FIG. 6 is a graph representing a conventional standby current distribution and one that can arise from embodiments of the present invention.

FIG. 7 is a flow diagram showing a method of designing a memory device according to one embodiment.

DETAILED DESCRIPTION

Various embodiments of the present invention will now be described in detail with reference to a number of drawings. The embodiments include current supply circuits for a block of memory cells in a memory device.

Referring now to FIG. 1, a memory device according to a first embodiment is set forth in a block schematic diagram and designated by the general reference character 100. A memory device 100 can include a memory cell block 102 with a number of memory cells. A memory cell block 102 can receive power at a block supply node 104.

A standby current source 106 and an active current source 108 can be situated between a power supply voltage node 110 and block supply node 104. An active current source 108 can provide an active current IACT in an active mode of operation (e.g., when memory cells are accessed for a read/write operation).

Standby current source 106 can provide a constant or regulated standby current ISTBY. Such a standby current ISTBY can be maintained at, or preferably above a minimum data retention current. It is understood that as a regulated current, ISTBY can be supplied to memory cell block 102 without regard to a voltage VCCX at supply node 104. In this way, the embodiment differs from conventional voltage control approaches that control the voltage at supply node 104. In such conventional voltage control arrangements, a standby current that varies according to VCCX. As noted above, such conventional approaches may draw undesirably high amounts of current.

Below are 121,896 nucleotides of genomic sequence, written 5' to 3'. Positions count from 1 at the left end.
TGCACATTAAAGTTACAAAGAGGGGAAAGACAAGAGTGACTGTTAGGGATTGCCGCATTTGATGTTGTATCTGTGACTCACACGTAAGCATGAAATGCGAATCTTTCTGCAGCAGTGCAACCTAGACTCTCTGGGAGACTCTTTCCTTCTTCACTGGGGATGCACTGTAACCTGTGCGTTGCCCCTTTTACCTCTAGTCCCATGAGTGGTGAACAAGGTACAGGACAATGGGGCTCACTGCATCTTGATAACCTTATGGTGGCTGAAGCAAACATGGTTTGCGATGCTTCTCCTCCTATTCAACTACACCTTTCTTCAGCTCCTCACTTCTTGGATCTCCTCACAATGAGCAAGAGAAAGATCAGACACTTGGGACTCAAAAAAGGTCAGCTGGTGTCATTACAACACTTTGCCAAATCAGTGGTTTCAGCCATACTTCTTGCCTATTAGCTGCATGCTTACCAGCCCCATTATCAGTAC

Looked at in another way, the embodiment of FIG. 1 can limit standby current in a memory device by establishing a maximum standby current, and then designing a standby current source to provide such a value.

In a standby mode of operation, active current source 108 can be disabled (i.e., by signal BLK_ACT), and thus an active current IACT can be negligible in a standby mode. However, standby current source 106 can be enabled, supplying constant standby current ISTBY, and essentially ensuring that data values are retained within memory cell block 102.

In an active mode of operation, active current source 108 can be enabled, thus providing memory cell block 102 with additional current that may be needed for active mode operations.

While the above first embodiment 100 may advantageously provide a standby current that is both low in magnitude (as compared to voltage control techniques) yet sufficient to address data retention concerns, it may be desirable in increase the reliability of memory device to address defects and or drifting characteristics that may affect standby current. One such approach is shown in FIG. 2.